Reflections on art and leadership

I use my art to reflect an artist and a senior manager in the financial services industry. I notice that the deeper I understand myself the more I succeed to impact others; in both art and work.

Tuesday, March 27, 2012

Assessing possible added value of art in business

Some time ago I was asked to present about my art and leadership approach to a group of professionals; managers, consultants on leadership and artists that are trying to deliver services to business.

It was interesting to understand how different people thought about the role that art can play in personal and business context. Several options and views were brought forward, and I will try to summarise the key elements that I observed.

a. art is a nice decoration and in some cases could be an investment
Nothing really more than that. The view would be that art and business are completely different topics and maybe even two different 'worlds'.

b. provide art related workshops
Making art together as a sort of team building, or using as a metaphor to obtain learning, and creating a shared image of the strategy (create and attractive visualisation of our 'target' and our added value)

c. reflect more conceptually on personal and business approach/leadership
Art traditionally is more seen as 'autonomous' and strongly reflective. Art concepts and ideas can be used to reflect on behaviour, finding direction, inspiration, and challenge our views or innovate our approach.

"Presenting your business"
From cartoons website
I observed that some artists in the group normally focus on a limited part of element b (provide art related workshops), where they try to find ways to integrate their artistic talents into business and 'sell what they can offer'. This you could see as a 'supply-based' approach where we sell-what-we-have. In these discussions I also observe that several artists do not actually always 'know' from the inside what challenges companies are facing.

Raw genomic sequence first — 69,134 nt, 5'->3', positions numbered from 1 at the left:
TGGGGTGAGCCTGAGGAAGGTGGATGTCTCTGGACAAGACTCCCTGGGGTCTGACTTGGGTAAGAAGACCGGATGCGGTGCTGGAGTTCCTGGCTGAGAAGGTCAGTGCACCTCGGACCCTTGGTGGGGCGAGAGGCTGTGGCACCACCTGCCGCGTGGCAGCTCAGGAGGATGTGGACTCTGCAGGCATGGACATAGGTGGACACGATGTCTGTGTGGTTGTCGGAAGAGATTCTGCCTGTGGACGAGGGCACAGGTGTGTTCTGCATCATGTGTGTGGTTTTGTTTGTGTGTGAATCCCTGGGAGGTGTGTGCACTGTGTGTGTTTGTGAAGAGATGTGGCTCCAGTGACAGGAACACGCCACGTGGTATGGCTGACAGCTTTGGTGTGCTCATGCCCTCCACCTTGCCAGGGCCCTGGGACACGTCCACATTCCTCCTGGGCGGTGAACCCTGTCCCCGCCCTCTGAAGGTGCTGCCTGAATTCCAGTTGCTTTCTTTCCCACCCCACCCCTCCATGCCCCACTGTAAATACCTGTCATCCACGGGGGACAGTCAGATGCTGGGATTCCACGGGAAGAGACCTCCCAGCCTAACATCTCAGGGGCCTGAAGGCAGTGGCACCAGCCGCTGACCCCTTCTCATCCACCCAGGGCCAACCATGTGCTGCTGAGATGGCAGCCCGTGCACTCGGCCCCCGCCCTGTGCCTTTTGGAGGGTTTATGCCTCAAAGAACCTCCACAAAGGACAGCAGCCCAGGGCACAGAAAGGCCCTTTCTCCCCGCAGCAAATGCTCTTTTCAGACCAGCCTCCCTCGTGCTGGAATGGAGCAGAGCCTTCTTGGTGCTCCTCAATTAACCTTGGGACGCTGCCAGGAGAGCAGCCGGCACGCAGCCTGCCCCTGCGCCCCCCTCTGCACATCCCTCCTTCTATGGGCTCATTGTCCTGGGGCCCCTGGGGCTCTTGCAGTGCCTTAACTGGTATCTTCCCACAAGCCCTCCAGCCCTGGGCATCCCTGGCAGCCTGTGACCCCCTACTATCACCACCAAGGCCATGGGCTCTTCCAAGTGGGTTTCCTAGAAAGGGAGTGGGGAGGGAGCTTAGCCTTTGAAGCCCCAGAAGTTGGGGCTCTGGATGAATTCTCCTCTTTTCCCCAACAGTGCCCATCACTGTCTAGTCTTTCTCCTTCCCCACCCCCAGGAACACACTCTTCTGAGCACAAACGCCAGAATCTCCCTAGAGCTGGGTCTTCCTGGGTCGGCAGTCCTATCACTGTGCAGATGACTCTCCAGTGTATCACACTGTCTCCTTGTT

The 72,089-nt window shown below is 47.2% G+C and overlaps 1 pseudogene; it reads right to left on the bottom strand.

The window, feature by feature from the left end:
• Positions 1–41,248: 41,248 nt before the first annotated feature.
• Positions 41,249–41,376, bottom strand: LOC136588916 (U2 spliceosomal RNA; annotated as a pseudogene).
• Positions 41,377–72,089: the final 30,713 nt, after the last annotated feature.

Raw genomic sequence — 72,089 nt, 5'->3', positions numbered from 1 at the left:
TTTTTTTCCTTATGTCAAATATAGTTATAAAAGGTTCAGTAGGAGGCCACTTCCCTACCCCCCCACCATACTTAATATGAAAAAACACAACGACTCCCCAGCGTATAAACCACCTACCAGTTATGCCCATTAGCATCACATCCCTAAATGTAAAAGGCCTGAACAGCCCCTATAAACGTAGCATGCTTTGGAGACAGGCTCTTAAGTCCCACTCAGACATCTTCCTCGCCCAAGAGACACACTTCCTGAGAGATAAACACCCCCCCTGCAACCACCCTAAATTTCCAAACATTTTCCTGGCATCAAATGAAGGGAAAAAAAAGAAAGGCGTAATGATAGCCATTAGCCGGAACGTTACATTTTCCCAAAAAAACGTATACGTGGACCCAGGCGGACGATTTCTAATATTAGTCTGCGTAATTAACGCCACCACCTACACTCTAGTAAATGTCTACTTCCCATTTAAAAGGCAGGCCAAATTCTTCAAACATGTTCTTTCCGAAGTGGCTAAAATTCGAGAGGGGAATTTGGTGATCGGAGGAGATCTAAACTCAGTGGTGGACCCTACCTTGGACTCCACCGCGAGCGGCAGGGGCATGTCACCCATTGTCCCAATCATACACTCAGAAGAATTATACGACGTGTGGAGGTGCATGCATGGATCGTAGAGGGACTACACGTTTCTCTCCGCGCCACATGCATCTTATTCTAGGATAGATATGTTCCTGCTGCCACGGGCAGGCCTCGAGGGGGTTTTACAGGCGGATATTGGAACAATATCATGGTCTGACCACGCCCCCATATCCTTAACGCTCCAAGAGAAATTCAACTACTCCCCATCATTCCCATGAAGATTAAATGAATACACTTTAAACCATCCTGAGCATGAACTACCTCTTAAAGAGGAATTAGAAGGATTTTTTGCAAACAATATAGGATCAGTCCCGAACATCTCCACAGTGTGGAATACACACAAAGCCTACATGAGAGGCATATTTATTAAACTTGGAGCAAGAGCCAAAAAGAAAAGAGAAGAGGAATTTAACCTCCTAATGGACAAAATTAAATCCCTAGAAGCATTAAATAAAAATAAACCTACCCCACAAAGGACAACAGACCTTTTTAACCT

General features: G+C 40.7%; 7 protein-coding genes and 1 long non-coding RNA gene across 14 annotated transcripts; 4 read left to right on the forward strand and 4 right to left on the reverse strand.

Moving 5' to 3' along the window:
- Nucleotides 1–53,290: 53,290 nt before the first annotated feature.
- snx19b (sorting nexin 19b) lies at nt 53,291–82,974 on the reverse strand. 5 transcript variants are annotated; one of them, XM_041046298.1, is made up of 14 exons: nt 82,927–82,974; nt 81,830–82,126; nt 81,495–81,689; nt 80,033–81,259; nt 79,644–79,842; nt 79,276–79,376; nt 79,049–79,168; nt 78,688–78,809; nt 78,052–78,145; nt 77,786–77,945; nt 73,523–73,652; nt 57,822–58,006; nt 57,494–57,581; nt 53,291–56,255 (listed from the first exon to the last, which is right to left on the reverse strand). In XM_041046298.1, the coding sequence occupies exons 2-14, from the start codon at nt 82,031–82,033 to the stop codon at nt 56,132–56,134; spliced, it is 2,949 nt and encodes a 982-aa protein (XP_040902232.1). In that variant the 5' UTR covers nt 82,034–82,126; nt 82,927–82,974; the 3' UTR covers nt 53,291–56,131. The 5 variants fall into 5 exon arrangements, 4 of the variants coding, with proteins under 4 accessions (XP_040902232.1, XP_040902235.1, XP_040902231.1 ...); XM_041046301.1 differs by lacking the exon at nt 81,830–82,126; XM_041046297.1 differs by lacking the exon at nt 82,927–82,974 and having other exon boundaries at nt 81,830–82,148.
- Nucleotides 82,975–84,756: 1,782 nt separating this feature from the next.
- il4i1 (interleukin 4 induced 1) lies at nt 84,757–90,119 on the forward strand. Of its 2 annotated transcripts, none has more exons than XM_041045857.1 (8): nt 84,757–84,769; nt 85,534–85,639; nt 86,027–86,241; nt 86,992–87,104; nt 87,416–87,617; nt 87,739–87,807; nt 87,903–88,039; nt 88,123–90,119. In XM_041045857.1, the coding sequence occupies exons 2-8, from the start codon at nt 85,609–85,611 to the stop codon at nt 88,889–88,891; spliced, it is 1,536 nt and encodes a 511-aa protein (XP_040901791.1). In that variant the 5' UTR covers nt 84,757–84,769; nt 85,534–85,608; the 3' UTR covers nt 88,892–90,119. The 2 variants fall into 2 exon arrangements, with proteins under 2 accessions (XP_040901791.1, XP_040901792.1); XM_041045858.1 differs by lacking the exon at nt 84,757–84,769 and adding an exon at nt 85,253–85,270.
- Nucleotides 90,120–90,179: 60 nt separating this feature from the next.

From personal experience I would say it is actually a good starting point to focus on what companies actually 'need' based on the challenges they face (which is more 'demand-based'). This also helps the manager to 'sell' a program to his management, as in the end each investment will be judged by its results and concrete added value.
In this case there are currently several topics and trends in companies where art could be helpful to reflect and find solutions. Providing 2 examples here that I have encountered:

  • More and more companies try to be 'efficient' and 'effective', using often methods such as 'Lean 6 sigma' or varieties of Total Quality Management. At the same time workload is increasing as staff numbers have strongly reduced. People feel a loss of energy as a consequence of the increased work pressure, the challenges that are quantitative and less qualitative and the lack of appealing direction. And as a result management does not succeed to reach the actual goals. Art concepts can be used to create insight and re-create inspiration, energise people and actually reach new goals or find new added value services.
  • In large companies middle managers have a hidden but important role; they need to achieve ambitious objectives and at the same time ensure human resources are motivated to go through these changes and walk the extra miles to achieve these goals. The role of the managers is key in a) ensuring there is a clear direction from the top, and reach actual decisions for the 'real' choices the company faces, b) creating the right conditions for the people to deliver the results and c) people are stimulated to participate and contribute ideas, after which the manager should support these ideas towards implementation. In the centre of all this the middle manager has to motivate him/herself and influence without always having direct or hierarchical power. Art can help to create insight in required creative approaches and self-direct and self-energise the middle manager.

Taking concrete business challenges as a starting point, and then engaging with people from the business side (and probably from other areas too) can help to really find added value for art into business. And I am convinced this added value exists, without directly transforming the manager into an artist.

I find it interesting to explore a bit more to which extent people find there is a role for art in business, and based on my observations so far I decided to start a poll. The poll will be published on this site and I would really appreciate if you could fill in and share with others to provide better insight in 'how people think about a role of art in business'.
Comments, ideas and personal experiences and/or insights are of course welcome too.

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